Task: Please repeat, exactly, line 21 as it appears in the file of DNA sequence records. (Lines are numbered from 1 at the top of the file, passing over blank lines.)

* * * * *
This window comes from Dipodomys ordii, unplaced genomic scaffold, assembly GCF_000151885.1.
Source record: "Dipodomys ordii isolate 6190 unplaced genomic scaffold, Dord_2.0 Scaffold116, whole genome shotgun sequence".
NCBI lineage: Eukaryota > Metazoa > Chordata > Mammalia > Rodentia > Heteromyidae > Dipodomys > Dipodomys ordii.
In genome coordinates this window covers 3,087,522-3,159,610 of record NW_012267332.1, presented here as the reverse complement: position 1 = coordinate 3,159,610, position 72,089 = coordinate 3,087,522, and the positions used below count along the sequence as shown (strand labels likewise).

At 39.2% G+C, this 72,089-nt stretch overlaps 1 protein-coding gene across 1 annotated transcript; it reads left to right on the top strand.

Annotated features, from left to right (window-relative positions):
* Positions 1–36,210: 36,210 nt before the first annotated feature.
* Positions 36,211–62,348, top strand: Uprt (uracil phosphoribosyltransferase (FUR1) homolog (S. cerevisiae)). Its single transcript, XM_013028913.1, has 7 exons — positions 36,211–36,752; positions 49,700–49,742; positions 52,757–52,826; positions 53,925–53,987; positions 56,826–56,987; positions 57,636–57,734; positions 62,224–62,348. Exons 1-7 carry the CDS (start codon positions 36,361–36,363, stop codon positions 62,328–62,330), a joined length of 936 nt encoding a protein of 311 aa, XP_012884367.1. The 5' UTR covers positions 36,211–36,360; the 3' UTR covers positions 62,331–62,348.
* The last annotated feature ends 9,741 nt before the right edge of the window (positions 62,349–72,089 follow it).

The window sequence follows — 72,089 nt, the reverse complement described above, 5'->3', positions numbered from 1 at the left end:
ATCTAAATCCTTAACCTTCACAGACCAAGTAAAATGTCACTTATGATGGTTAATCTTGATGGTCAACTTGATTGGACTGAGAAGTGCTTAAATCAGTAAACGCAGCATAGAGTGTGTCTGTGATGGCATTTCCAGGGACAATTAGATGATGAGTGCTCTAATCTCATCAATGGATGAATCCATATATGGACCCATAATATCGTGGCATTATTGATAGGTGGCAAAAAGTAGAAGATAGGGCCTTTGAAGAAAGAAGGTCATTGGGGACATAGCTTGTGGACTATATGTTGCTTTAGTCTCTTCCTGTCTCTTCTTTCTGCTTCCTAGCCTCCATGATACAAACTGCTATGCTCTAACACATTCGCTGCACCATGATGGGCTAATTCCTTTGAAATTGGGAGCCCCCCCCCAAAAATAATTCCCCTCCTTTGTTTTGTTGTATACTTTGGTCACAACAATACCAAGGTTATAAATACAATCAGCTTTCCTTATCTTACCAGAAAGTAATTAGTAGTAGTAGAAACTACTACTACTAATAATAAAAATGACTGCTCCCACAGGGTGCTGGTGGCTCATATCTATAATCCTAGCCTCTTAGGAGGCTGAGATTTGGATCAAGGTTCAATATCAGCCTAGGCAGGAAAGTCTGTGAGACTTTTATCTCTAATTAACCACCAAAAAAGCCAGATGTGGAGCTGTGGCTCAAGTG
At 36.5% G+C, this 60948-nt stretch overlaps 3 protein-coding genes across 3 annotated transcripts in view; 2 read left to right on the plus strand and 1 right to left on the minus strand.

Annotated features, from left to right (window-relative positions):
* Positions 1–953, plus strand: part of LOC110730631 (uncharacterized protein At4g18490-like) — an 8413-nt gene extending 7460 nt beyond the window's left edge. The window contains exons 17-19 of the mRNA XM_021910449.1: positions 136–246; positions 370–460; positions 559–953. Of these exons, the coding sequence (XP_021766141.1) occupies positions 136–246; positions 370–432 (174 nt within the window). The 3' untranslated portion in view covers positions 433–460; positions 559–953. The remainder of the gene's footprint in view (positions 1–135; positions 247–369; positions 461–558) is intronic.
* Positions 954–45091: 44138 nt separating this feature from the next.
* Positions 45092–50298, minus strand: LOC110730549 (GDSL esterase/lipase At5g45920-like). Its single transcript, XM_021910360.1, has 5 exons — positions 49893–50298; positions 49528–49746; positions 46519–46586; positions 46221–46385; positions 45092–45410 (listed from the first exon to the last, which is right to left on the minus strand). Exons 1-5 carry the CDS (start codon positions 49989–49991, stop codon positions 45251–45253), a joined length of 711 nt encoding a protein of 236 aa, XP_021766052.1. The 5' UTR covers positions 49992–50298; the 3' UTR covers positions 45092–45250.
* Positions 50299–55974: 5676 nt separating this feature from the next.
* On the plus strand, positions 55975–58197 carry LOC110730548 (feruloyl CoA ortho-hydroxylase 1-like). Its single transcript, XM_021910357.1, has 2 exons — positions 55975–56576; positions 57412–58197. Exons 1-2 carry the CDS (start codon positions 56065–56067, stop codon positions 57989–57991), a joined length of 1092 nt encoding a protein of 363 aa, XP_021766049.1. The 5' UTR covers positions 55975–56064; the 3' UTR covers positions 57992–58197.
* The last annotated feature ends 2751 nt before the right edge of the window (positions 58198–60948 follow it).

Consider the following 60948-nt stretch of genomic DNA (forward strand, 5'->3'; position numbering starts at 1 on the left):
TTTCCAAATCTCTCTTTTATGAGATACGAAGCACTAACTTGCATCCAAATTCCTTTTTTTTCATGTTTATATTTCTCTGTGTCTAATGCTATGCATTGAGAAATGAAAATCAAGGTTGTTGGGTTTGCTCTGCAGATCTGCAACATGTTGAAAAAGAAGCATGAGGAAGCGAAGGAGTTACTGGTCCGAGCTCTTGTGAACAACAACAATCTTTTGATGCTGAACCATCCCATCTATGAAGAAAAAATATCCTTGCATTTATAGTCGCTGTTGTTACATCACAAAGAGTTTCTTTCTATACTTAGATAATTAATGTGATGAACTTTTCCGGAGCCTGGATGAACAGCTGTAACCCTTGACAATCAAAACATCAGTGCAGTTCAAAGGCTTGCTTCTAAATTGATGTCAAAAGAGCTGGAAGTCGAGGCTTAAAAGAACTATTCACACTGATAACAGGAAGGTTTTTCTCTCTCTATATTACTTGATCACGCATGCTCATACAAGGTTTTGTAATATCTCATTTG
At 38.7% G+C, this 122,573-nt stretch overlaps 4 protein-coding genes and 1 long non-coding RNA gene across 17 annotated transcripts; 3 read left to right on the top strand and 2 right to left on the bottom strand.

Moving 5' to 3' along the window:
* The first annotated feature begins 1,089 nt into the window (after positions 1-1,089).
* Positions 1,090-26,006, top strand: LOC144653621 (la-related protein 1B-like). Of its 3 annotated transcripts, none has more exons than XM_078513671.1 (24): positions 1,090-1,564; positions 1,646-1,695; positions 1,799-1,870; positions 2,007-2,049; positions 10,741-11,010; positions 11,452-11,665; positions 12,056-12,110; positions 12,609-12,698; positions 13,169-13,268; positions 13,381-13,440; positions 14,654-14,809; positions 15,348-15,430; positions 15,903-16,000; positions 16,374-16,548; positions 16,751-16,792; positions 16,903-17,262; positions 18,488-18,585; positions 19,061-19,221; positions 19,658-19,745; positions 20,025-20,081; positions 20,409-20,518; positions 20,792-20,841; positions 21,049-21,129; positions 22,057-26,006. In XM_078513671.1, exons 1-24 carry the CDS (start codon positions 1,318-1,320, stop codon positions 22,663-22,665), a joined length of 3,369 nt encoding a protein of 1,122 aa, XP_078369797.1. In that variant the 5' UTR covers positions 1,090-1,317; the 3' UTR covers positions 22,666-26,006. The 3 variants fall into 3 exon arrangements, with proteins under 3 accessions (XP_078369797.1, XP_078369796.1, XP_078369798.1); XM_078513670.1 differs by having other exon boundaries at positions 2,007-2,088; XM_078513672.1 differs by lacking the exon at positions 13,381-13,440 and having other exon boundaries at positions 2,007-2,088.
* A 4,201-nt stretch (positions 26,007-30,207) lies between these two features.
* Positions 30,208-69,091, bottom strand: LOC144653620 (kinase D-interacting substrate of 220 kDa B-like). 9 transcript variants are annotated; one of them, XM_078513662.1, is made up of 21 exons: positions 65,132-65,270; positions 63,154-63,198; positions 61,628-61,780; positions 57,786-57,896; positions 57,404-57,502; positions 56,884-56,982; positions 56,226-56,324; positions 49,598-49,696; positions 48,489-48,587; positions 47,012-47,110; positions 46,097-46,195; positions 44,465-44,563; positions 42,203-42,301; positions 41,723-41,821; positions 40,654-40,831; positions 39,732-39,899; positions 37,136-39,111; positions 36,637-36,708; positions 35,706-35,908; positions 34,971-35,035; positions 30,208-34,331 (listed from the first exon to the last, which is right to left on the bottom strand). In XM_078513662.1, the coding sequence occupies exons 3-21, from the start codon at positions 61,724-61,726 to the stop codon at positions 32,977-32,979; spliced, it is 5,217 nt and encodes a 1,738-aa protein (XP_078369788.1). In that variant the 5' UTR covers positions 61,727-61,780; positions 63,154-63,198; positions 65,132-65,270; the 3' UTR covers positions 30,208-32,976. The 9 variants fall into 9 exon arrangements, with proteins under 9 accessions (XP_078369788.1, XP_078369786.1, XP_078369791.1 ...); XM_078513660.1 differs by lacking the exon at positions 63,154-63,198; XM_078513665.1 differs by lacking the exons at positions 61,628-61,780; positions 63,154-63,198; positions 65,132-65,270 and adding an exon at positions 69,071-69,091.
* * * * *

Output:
TTTCCAAATCTCTCTTTTATGAGATACGAAGCACTAACTTGCATCCAAATTCCTTTTTTTTCATGTTTATATTTCTCTGTGTCTAATGCTATGCATTGAGAAATGAAAATCAAGGTTGTTGGGTTTGCTCTGCAGATCTGCAACATGTTGAAAAAGAAGCATGAGGAAGCGAAGGAGTTACTGGTCCGAGCTCTTGTGAACAACAACAATCTTTTGATGCTGAACCATCCCATCTATGAAGAAAAAATATCCTTGCATTTATAGTCGCTGTTGTTACATCACAAAGAGTTTCTTTCTATACTTAGATAATTAATGTGATGAACTTTTCCGGAGCCTGGATGAACAGCTGTAACCCTTGACAATCAAAACATCAGTGCAGTTCAAAGGCTTGCTTCTAAATTGATGTCAAAAGAGCTGGAAGTCGAGGCTTAAAAGAACTATTCACACTGATAACAGGAAGGTTTTTCTCTCTCTATATTACTTGATCACGCATGCTCATACAAGGTTTTGTAATATCTCATTTG